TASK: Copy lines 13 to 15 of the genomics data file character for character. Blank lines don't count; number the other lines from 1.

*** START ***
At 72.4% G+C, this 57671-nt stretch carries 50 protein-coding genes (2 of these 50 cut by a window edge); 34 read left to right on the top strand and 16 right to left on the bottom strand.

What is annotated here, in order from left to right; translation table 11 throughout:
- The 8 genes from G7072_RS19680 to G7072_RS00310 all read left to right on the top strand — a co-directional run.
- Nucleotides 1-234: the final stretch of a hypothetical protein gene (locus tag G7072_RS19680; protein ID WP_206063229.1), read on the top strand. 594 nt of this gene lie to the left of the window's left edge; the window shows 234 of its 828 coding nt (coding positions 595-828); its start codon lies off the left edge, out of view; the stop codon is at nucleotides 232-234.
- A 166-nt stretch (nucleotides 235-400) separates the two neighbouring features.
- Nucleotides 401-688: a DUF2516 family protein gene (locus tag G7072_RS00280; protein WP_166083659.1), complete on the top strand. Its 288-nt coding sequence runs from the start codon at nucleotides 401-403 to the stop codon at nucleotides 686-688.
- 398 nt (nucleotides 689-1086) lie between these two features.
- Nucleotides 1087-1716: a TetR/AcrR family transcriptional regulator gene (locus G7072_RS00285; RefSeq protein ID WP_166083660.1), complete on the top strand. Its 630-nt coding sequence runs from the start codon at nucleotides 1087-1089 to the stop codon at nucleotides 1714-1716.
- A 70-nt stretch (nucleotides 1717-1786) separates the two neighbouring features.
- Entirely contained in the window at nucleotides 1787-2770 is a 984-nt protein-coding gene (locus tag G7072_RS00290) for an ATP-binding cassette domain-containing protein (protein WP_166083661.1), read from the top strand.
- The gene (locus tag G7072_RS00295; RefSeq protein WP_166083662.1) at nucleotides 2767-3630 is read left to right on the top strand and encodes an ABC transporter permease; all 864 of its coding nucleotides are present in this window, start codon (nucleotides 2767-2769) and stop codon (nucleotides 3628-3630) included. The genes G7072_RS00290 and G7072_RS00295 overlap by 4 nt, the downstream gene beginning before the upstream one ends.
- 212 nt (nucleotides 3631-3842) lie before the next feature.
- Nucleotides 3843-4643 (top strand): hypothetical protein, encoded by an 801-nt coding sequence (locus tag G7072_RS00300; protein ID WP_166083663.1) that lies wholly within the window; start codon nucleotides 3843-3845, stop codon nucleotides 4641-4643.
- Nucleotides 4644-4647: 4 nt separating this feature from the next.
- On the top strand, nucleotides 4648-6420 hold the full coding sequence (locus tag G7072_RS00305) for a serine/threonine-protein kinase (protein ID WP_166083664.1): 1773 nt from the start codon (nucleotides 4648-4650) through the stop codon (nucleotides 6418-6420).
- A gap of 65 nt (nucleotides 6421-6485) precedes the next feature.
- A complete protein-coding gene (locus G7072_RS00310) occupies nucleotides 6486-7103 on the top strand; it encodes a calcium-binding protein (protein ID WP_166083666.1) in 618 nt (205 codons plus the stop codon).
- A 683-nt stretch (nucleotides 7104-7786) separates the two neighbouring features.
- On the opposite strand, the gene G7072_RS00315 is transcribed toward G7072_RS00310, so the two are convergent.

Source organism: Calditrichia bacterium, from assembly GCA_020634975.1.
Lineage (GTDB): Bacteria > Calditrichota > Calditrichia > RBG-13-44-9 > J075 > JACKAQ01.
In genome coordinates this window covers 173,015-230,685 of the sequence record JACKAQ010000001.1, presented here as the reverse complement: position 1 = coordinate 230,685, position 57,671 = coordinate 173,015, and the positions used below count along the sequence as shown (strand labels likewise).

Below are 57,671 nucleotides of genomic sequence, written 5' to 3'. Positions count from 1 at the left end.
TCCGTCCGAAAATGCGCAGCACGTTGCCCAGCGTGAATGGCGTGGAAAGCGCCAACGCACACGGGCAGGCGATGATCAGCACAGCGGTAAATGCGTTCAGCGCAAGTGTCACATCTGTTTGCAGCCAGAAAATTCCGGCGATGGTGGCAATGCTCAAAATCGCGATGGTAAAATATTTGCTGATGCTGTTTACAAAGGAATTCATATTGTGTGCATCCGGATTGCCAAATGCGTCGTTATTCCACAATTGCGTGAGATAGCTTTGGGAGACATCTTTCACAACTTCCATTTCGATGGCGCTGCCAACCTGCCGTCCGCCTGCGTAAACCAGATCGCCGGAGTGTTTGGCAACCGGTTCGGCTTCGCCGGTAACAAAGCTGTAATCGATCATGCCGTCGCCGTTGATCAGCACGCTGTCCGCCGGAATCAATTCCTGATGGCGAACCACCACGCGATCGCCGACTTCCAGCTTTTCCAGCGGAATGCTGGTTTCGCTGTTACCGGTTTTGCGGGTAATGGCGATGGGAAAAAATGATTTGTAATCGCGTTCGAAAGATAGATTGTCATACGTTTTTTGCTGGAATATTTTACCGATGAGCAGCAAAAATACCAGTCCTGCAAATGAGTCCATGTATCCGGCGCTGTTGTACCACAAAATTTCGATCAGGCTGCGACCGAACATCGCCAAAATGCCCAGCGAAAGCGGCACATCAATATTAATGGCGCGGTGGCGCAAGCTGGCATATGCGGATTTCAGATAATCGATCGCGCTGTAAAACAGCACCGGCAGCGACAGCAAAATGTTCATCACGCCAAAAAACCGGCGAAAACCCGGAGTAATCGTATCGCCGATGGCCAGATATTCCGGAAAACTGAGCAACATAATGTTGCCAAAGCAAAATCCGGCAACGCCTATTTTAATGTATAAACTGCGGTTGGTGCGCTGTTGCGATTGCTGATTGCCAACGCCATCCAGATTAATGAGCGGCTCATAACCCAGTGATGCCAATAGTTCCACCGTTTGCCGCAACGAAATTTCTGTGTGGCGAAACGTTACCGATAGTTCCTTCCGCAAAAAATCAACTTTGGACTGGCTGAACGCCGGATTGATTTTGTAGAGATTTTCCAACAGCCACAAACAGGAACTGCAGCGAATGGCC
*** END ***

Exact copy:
- Nucleotides 3843-4643 (top strand): hypothetical protein, encoded by an 801-nt coding sequence (locus tag G7072_RS00300; protein ID WP_166083663.1) that lies wholly within the window; start codon nucleotides 3843-3845, stop codon nucleotides 4641-4643.
- Nucleotides 4644-4647: 4 nt separating this feature from the next.
- On the top strand, nucleotides 4648-6420 hold the full coding sequence (locus tag G7072_RS00305) for a serine/threonine-protein kinase (protein ID WP_166083664.1): 1773 nt from the start codon (nucleotides 4648-4650) through the stop codon (nucleotides 6418-6420).